In type-2 experiments, we asked whether the fates of the cells within the rostromedial density and medial band were consistent with these structures being, respectively, reconstituted Hensen’s node and reconstituted primitive streak. All experiments were done on isolates cultured for 10-12 hours. As a control for type-2.1 experiments, we double-labeled lateral isolates immunocytochemically with Not-1 and anti-HNF-3β after a total of 36 hours in culture. This confirmed our previous morphological evidence (Yuan et al., 1995b) that the isolate formed notochord and overlying floor plate of the neural tube at its medial edge (Fig. 2G,H). In type-2.1 experiments, we labeled the density with a localized injection of CRSE. Labeled cells were detected 24 hours later in the endoderm (not shown), notochord and overlying floor plate of the ‘half’ neural tube (Fig. 2I). In type-2.2 and 2.3 experiments, we labeled the rostromedial density with a localized injection of CRSE and the medial band with a localized injection of CFSE at one of two levels: 250 μm caudal to the density, or 375 μm caudal to the density. Twenty-four hours later, CRSE-labeled cells contributed to medial structures (Fig. 2J,K), which were confirmed histologically after double-immunocytochemistry to be endoderm, notochord and floor plate of the ‘half’ neural tube (not shown), whereas CFSE-labeled cells contributed to more lateral structures, with those from type-2.3 injections (Fig. 2K) being more laterally displaced than those from type-2.2 injections (Fig. 2J); confirmed histologically (not shown) to be principally paraxial mesoderm including well formed somites (type-2.2 injections) and lateral plate mesoderm (type-2.3 injections). As a control for these experiments, we double-labeled lateral isolates after a total of 36 hours in culture, first by in situ hybridization with paraxis (a somitic marker) and subsequently by immunocytochemistry with Not-1. This confirmed our previous morphological evidence (Yuan et al., 1995b) that notochord formed at the medial edge of the isolate and that somites formed just lateral to the notochord (Fig. 2L). Our current results compare favorably with fate maps of normal avian embryos, which show that at stages 3d-4 Hensen’s node contributes chiefly to the midline endoderm, notochord and floor plate of the neural tube and that the mesoderm within the primitive streak has a rostrocaudal order that translates into mediolateral position within the ingressed mesoderm, namely, that more rostral prospective mesoderm within the primitive streak ingresses to a more medial position than does more caudal streak mesoderm, which ingresses more laterally (Selleck and Stern, 1991; Schoenwolf et al., 1992; Garcia-Martinez et al., 1993). Thus fate mapping studies strengthen the suggestion obtained from morphology that the rostrocaudal density is a reconstituted Hensen’s node and the medial band is a reconstituted primitive streak.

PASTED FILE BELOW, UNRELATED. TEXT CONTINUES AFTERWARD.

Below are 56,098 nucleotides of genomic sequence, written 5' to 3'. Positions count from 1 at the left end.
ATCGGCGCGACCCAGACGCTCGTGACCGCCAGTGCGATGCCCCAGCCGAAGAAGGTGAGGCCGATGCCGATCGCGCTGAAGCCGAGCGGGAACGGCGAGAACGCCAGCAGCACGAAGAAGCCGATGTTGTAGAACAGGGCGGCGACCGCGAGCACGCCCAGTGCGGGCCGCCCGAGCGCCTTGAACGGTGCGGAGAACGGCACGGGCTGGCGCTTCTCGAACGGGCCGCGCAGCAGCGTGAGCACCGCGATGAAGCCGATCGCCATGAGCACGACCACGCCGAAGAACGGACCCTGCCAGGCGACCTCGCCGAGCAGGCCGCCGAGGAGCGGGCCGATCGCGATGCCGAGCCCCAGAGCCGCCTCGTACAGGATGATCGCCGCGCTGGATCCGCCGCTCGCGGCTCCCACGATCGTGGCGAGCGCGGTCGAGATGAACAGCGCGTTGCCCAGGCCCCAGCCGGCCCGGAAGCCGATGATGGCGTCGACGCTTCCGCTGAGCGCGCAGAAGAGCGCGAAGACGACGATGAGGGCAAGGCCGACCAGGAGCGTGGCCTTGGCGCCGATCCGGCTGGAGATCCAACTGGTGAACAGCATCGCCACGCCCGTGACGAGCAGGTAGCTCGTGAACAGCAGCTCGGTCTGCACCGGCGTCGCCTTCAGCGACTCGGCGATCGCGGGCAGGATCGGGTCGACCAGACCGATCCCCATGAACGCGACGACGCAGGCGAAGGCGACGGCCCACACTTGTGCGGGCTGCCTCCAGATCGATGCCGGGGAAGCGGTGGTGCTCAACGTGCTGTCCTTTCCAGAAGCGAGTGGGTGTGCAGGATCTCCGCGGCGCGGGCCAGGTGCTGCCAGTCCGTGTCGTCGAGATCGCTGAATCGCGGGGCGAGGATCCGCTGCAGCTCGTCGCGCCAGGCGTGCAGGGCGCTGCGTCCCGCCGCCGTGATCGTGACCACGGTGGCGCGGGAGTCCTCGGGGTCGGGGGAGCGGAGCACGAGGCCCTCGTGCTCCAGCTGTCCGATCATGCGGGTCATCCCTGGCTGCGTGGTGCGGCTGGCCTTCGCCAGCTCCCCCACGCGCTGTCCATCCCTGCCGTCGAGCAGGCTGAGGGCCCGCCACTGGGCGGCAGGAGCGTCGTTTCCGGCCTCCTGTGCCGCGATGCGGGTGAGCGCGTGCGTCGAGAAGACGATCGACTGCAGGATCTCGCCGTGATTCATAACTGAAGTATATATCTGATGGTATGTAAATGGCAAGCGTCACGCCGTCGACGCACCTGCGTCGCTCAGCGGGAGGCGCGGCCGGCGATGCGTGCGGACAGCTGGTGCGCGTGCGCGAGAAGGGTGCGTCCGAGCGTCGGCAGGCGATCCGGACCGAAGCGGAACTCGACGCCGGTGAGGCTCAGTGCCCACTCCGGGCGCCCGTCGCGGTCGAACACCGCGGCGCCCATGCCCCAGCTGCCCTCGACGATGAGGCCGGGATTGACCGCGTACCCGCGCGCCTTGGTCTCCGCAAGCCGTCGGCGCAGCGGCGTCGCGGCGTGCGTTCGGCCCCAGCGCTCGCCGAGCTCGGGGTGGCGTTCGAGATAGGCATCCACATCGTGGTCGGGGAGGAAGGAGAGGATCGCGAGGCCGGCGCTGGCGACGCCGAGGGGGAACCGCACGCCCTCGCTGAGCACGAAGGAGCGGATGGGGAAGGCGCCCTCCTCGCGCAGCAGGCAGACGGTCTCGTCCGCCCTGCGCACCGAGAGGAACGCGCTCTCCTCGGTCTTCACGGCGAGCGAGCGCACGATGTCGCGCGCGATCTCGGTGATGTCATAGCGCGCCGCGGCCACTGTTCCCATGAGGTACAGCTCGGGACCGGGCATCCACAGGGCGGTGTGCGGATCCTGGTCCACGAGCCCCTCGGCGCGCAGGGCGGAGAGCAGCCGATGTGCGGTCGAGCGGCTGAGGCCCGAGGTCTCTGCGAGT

Type-3 experiments: patterns of gene expression during reconstitution
In type-3 experiments, we used whole-mount in situ hybridization to ask whether the rostromedial density and the medial band express markers that are specific for, respectively, Hensen’s node and primitive streak. Six markers of Hensen’s node were used: gsc, c-Otx2, cNot-1, Shh, HNF-3β and cNR-1. In type-3.1 experiments, we used cultured isolates of 10-12 hours old; that is, at the time the rostromedial density became detectable morphologically. All of the above markers of Hensen’s node were expressed by the density at this time (Fig. 3A-E), with the exception of cNR-1 (not shown). In additional lateral isolates cultured for 10-12 h, we injected the rostromedial density with CRSE to track the movement of its cells, cultured these labeled isolates for an additional 8-10 h, processed them for in situ hybridization using the cNR-1 riboprobe and then processed them for immunocytochemistry using anti-rhodamine antibody. This experiment revealed that (1) the rostromedial density underwent regression during this additional period in culture, leaving behind cells along the medial edge of the isolate, and (2) cNR-1 was expressed in two patches in relation to the regressing density and the lateral plate mesoderm (Fig. 3F). Both right and left isolates were routinely used for all type-3 (and type-1, 2 and 4-8 as well) experiments; no side-related differences in gene expression were noted, even for cNR-1, which was expressed in the right isolate (Fig. 3F) as well as in the left (not shown).